Editor, U.S. ; Dallas, Texas (@HatefulJosh)

Every horror fan knows that October is the best month of the year, but it's not only because the stores finally fill up with quality home decor, it is also the flood of new home video releases that appear every fall. This year has been no exception.

Over the last two weeks there has been a flood of incredible releases that are worth a look. Check out what we have to say about the ghastly quintet of Chopping Mall, Blood Diner, Tales of Halloween, The Mind's Eye, and The Wailing.

Michele "Izzy" Galgana, Alex Williams and Pierce Conran contributed to this story.

First up on our celebration of all things spooky is the Blu-ray debut of Jim Wynorski's 1986 robo-slasher, Chopping Mall. Before I ever actually saw the film, Chopping Mall was one of my earliest video store memories based on the incredibly misleading – and terrifying to an impressionable child – artwork of a dismembered cyborg hang holding a shopping bag. The image, as iconic as it has become, has almost nothing to do with the film itself, apart from the fact that it is, in fact, set in a mall. The killer robots, however, look more like the Daleks from Doctor Who than any cyborg. However, by the time I'd loosened myself up enough to dive into horror films in my teens, that cover was all the impetus I needed to give this film a try and I've been a fan ever since.

The film revolves around a bunch of horny teenagers looking for a place to get intimate without their parents bothering them. Unfortunately, the mall they've chosen has recently installed a new robotic security force. The robots don't look terribly threatening at first glance, but an errant bolt of lightning turns them into killing machines bent on removing any perceived threat that stands in their way. One by one the unlucky couples succumb to the determined little tanks in amazingly gory – and sometimes even explosive – ways. With the couples locked inside the mall and the killbots hunting them down, it's just a matter of who, if anyone, can survive until sunrise when help should arrive.

Chopping Mall is fun, fast-paced, gory, and has a wicked sense of humor. The old horny-teens-must-die trope works remarkably well, and the ace casting of Barbara Crampton and Kelli Maroney among others doesn't hurt at all. Director Wynorski had only made one other feature prior to Chopping Mall, and for a short while in the late '80s he used this film to start a career in mid-low budget horror films that got played in cineplexes. Over the last two decades, however, he's stuck mostly to direct-to-cable skin flicks, and Chopping Mall, in my opinion, remains the high water mark of his career.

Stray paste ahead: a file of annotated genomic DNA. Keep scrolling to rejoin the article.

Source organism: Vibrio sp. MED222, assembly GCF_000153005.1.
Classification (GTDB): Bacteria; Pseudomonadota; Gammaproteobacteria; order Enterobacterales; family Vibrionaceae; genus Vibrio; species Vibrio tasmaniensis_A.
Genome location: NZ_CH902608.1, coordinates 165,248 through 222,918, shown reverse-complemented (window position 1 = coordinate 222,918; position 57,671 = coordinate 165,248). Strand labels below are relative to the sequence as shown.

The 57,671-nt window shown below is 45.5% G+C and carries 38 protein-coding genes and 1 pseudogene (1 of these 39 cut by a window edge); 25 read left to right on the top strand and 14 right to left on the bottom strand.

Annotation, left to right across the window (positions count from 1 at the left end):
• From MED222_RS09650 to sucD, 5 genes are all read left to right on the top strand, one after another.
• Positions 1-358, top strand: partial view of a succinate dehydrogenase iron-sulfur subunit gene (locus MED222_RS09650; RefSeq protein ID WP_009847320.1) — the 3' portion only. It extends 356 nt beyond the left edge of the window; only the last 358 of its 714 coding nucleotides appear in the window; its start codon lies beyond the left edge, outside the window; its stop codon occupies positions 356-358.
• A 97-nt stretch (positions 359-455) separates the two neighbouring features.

The Disc:

Chopping Mall marks the first release in a new series from Lionsgate Home Video designed to celebrate VHS home video era kingpins, Vestron Video. As such, this is no ordinary Blu-ray. The film has been rescanned and cleaned up to a remarkable degree, I'd wager it has never looked this good. Those of us who are fans will recall the previous DVD release which literally used a VHS era tape master and looked awful. Chopping Mall now looks fantastic, and if this is a sign of things to come in the Vestron Video Collector's Series, you can call me a believer, even if the price is a bit steep.

The extras on the disc are remarkable, and a large part of that has to do with the fact that no one sells Jim Wynorski like Jim Wynorski. He an inimitable huckster, and in an effort to give the fans what they wanted, he gathered everyone he could get his hands on to be a part of this release. The disc features three different audio commentaries, one with Kelli Maroney and co-writer Steve Mitchell, another with Nathaniel Thompson of Mondo Digital and Ryan Turek of Shock 'Till You Drop, and a third with director Wynorski and Mitchell again. I sampled all three and they all bring something different to the table. The fan track with Thompson and Turek is probably the least empirically informative, but even if has its raw charms.

In addition to those tracks we also get a stack of featurettes a mile high. There's a making-of overview called “Back to the Mall”, a featurette on the editing process called “Chopping Chopping Mall”, one discussing the actual killbots, one discussing the kickass score, one feature talks to the film's number one fan who has a bunch of great memorabilia and props in his collection including an original robot, and much, much more. This thing is packed to the gills and any fan of the film will be more than satisfied. Definitely a must-buy

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